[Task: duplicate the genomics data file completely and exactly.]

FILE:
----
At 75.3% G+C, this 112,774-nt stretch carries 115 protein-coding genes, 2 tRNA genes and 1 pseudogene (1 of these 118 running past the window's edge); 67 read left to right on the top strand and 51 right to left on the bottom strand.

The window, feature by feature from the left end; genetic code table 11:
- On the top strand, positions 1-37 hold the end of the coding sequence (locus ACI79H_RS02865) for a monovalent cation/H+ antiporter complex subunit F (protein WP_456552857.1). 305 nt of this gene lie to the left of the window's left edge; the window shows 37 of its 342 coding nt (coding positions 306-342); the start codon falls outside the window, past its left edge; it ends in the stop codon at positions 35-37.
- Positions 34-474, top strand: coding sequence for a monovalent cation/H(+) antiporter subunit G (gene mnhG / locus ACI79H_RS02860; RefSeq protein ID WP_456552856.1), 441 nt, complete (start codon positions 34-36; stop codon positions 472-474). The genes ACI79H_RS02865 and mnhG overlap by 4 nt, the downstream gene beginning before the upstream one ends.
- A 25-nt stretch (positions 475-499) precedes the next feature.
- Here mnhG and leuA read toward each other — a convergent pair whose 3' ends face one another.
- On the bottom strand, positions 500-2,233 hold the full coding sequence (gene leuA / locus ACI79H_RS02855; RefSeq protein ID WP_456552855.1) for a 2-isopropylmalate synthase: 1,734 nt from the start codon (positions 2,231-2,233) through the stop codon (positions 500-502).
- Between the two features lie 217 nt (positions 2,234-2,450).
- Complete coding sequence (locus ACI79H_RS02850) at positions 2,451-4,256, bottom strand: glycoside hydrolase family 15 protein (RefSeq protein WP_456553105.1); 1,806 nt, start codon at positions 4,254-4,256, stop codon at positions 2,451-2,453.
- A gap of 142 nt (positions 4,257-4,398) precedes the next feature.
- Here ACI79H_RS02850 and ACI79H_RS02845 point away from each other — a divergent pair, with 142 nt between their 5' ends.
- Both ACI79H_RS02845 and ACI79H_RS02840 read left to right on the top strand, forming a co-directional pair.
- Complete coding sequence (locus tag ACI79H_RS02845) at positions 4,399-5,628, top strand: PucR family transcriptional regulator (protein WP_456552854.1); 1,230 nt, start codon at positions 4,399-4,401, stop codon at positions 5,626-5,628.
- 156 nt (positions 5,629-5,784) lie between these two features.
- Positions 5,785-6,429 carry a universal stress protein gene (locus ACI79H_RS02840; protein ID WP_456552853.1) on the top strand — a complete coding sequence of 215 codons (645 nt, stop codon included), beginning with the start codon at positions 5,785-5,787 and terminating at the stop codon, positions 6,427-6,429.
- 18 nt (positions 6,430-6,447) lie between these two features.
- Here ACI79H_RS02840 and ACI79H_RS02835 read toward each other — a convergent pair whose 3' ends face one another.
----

At 75.3% G+C, this 112,774-nt stretch carries 115 protein-coding genes, 2 tRNA genes and 1 pseudogene (1 of these 118 running past the window's edge); 67 read left to right on the top strand and 51 right to left on the bottom strand.

The window, feature by feature from the left end; genetic code table 11:
- On the top strand, positions 1-37 hold the end of the coding sequence (locus ACI79H_RS02865) for a monovalent cation/H+ antiporter complex subunit F (protein WP_456552857.1). 305 nt of this gene lie to the left of the window's left edge; the window shows 37 of its 342 coding nt (coding positions 306-342); the start codon falls outside the window, past its left edge; it ends in the stop codon at positions 35-37.
- Positions 34-474, top strand: coding sequence for a monovalent cation/H(+) antiporter subunit G (gene mnhG / locus ACI79H_RS02860; RefSeq protein ID WP_456552856.1), 441 nt, complete (start codon positions 34-36; stop codon positions 472-474). The genes ACI79H_RS02865 and mnhG overlap by 4 nt, the downstream gene beginning before the upstream one ends.
- A 25-nt stretch (positions 475-499) precedes the next feature.
- Here mnhG and leuA read toward each other — a convergent pair whose 3' ends face one another.
- On the bottom strand, positions 500-2,233 hold the full coding sequence (gene leuA / locus ACI79H_RS02855; RefSeq protein ID WP_456552855.1) for a 2-isopropylmalate synthase: 1,734 nt from the start codon (positions 2,231-2,233) through the stop codon (positions 500-502).
- Between the two features lie 217 nt (positions 2,234-2,450).
- Complete coding sequence (locus ACI79H_RS02850) at positions 2,451-4,256, bottom strand: glycoside hydrolase family 15 protein (RefSeq protein WP_456553105.1); 1,806 nt, start codon at positions 4,254-4,256, stop codon at positions 2,451-2,453.
- A gap of 142 nt (positions 4,257-4,398) precedes the next feature.
- Here ACI79H_RS02850 and ACI79H_RS02845 point away from each other — a divergent pair, with 142 nt between their 5' ends.
- Both ACI79H_RS02845 and ACI79H_RS02840 read left to right on the top strand, forming a co-directional pair.
- Complete coding sequence (locus tag ACI79H_RS02845) at positions 4,399-5,628, top strand: PucR family transcriptional regulator (protein WP_456552854.1); 1,230 nt, start codon at positions 4,399-4,401, stop codon at positions 5,626-5,628.
- 156 nt (positions 5,629-5,784) lie between these two features.
- Positions 5,785-6,429 carry a universal stress protein gene (locus ACI79H_RS02840; protein ID WP_456552853.1) on the top strand — a complete coding sequence of 215 codons (645 nt, stop codon included), beginning with the start codon at positions 5,785-5,787 and terminating at the stop codon, positions 6,427-6,429.
- 18 nt (positions 6,430-6,447) lie between these two features.
- Here ACI79H_RS02840 and ACI79H_RS02835 read toward each other — a convergent pair whose 3' ends face one another.